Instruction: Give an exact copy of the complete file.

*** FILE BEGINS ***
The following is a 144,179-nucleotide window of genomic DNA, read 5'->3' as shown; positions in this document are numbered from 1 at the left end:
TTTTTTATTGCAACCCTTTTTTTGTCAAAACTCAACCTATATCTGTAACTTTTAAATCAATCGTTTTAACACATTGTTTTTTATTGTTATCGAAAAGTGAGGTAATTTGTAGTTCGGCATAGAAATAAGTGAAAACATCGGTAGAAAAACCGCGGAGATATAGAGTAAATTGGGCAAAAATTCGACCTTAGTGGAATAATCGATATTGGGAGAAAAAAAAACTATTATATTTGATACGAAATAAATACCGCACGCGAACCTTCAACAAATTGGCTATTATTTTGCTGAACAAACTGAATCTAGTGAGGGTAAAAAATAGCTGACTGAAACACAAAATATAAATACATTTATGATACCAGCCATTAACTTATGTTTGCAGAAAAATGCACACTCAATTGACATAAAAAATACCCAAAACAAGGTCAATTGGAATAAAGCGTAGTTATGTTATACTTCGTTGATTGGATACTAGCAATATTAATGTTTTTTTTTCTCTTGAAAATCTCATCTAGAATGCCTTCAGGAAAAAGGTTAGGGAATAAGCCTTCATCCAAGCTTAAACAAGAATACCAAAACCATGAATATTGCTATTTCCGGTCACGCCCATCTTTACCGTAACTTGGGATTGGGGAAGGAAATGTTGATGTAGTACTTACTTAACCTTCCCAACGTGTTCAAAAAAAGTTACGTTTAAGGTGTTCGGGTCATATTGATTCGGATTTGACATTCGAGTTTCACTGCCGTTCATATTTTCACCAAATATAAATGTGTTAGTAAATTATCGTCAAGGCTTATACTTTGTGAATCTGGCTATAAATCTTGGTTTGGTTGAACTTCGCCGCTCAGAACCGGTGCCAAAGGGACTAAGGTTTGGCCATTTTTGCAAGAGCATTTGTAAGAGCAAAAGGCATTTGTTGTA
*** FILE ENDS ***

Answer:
The following is a 144,179-nucleotide window of genomic DNA, read 5'->3' as shown; positions in this document are numbered from 1 at the left end:
TTTTTTATTGCAACCCTTTTTTTGTCAAAACTCAACCTATATCTGTAACTTTTAAATCAATCGTTTTAACACATTGTTTTTTATTGTTATCGAAAAGTGAGGTAATTTGTAGTTCGGCATAGAAATAAGTGAAAACATCGGTAGAAAAACCGCGGAGATATAGAGTAAATTGGGCAAAAATTCGACCTTAGTGGAATAATCGATATTGGGAGAAAAAAAAACTATTATATTTGATACGAAATAAATACCGCACGCGAACCTTCAACAAATTGGCTATTATTTTGCTGAACAAACTGAATCTAGTGAGGGTAAAAAATAGCTGACTGAAACACAAAATATAAATACATTTATGATACCAGCCATTAACTTATGTTTGCAGAAAAATGCACACTCAATTGACATAAAAAATACCCAAAACAAGGTCAATTGGAATAAAGCGTAGTTATGTTATACTTCGTTGATTGGATACTAGCAATATTAATGTTTTTTTTTCTCTTGAAAATCTCATCTAGAATGCCTTCAGGAAAAAGGTTAGGGAATAAGCCTTCATCCAAGCTTAAACAAGAATACCAAAACCATGAATATTGCTATTTCCGGTCACGCCCATCTTTACCGTAACTTGGGATTGGGGAAGGAAATGTTGATGTAGTACTTACTTAACCTTCCCAACGTGTTCAAAAAAAGTTACGTTTAAGGTGTTCGGGTCATATTGATTCGGATTTGACATTCGAGTTTCACTGCCGTTCATATTTTCACCAAATATAAATGTGTTAGTAAATTATCGTCAAGGCTTATACTTTGTGAATCTGGCTATAAATCTTGGTTTGGTTGAACTTCGCCGCTCAGAACCGGTGCCAAAGGGACTAAGGTTTGGCCATTTTTGCAAGAGCATTTGTAAGAGCAAAAGGCATTTGTTGTA